Ukraine ceasefire attempt fails amid Russian shelling

LVIV, Ukraine (AP) — Russian President Vladimir Putin warned on Saturday that Ukraine’s statehood was in jeopardy during a rambling speech from Moscow, while a promised ceasefire in the port city of Mariupol collapsed amid scenes of terror in the siege

LVIV, Ukraine (AP) — Russian President Vladimir Putin warned on Saturday that Ukraine’s statehood was under threat during a rambling speech from Moscow, while a promised ceasefire in the port city of Mariupol s collapsed amid scenes of terror in the besieged city.

The struggle to enforce the temporary ceasefire in Mariupol and the eastern town of Volnovakha has shown the fragility of efforts to stop fighting across Ukraine, with the number of people fleeing the country reaching 1.4 million Just 10 days after the invasion of Russian forces.

Ukrainian officials said artillery fire and Russian airstrikes prevented residents from leaving before agreed evacuations began. Putin accused Ukraine of sabotaging the effort and claimed the actions of Ukrainian leaders called into question the country’s future as an independent state.

“If that happens, it will be entirely on their conscience,” Putin said.

Earlier, the Russian Defense Ministry said it had agreed evacuation routes out of the two cities with Ukraine. Prior to the announcement, Russia’s multi-day assault had caused growing misery in Mariupol, where AP reporters saw doctors trying in vain to save the lives of injured children, pharmacies found themselves empty and hundreds of thousands of people faced food and water shortages in freezing weather.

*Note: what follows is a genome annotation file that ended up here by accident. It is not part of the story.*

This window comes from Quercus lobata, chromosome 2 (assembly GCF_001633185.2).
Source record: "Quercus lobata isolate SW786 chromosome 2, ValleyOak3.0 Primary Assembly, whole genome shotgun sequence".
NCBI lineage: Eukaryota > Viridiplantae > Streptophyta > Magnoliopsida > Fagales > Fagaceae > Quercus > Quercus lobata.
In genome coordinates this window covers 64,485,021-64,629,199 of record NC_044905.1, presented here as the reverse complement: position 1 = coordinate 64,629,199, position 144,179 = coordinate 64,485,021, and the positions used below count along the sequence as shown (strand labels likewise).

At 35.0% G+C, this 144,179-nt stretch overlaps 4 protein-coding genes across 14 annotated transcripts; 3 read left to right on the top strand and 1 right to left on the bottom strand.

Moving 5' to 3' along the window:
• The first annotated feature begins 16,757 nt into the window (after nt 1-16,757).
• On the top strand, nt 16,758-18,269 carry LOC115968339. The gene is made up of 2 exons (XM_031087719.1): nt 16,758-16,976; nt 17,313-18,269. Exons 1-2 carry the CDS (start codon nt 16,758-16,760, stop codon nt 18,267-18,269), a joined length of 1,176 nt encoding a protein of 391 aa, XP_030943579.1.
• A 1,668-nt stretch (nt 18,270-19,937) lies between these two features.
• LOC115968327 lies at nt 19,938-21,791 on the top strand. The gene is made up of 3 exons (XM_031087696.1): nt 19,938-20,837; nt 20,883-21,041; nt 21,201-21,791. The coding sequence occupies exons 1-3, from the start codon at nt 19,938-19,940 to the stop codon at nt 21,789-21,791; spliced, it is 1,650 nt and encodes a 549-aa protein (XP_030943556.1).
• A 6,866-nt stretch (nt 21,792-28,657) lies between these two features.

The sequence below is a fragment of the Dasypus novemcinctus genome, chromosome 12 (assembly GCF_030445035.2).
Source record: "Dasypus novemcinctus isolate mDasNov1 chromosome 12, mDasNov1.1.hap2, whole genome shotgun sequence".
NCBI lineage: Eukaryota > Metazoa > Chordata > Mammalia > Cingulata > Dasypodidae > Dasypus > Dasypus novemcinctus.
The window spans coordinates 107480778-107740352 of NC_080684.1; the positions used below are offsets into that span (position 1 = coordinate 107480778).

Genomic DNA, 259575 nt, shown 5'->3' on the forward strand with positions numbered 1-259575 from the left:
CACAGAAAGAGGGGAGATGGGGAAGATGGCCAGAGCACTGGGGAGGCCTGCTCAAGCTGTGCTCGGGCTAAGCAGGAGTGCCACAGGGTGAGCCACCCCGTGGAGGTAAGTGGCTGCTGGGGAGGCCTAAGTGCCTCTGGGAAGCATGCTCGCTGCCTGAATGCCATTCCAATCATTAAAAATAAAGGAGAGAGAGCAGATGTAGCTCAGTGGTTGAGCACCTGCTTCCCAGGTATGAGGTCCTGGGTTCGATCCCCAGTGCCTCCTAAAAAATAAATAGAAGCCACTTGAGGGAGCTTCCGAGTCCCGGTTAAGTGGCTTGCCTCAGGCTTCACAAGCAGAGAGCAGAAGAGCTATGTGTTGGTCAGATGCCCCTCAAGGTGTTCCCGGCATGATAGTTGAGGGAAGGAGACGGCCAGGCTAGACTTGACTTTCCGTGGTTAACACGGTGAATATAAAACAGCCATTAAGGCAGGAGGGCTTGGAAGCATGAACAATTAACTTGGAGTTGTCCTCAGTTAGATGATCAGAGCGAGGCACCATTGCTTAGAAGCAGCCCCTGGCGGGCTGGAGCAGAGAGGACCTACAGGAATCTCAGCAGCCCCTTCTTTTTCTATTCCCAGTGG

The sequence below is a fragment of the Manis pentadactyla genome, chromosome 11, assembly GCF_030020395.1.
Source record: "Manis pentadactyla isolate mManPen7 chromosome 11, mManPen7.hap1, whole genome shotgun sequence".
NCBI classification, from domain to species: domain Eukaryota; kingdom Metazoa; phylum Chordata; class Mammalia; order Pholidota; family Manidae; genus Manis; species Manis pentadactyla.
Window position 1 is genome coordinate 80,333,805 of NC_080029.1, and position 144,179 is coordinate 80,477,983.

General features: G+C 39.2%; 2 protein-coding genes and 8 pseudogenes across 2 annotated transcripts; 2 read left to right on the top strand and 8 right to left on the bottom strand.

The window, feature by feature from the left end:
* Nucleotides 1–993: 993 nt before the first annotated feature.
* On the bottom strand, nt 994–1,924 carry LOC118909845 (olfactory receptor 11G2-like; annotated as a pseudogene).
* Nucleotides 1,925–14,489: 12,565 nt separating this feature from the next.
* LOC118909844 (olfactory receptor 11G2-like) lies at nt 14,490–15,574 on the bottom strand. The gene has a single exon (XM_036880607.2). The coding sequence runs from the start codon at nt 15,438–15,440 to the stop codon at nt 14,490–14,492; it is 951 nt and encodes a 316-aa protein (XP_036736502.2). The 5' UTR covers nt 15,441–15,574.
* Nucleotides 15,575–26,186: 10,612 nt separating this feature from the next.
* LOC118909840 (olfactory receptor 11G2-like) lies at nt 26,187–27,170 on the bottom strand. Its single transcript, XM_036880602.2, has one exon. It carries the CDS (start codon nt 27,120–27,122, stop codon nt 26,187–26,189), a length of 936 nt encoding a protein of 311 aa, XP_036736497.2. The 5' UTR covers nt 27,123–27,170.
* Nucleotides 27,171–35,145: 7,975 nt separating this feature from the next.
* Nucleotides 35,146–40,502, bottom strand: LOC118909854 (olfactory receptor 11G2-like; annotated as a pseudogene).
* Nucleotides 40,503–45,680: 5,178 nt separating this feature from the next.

In comments broadcast on Ukrainian television, Mariupol Mayor Vadym Boychenko said thousands of residents gathered to get out of the city safely when the shelling began on Saturday.

“We value the life of every Mariupol resident and we cannot risk it, so we have stopped the evacuation,” he said.

In recent days, Ukraine had urged Moscow to create humanitarian corridors to allow children, women and the elderly to flee the fighting, calling it “issue number one”.

Ukrainian President Volodymyr Zelenskyy raised the possibility that talks with Russia could lead to a lasting, albeit limited, ceasefire on Saturday. Elsewhere in the country, Ukrainian forces held key towns in central and southeastern Ukraine, while the Russians tried to keep Kharkiv, Mykolaiv, Chernihiv and Sumy surrounded, he said.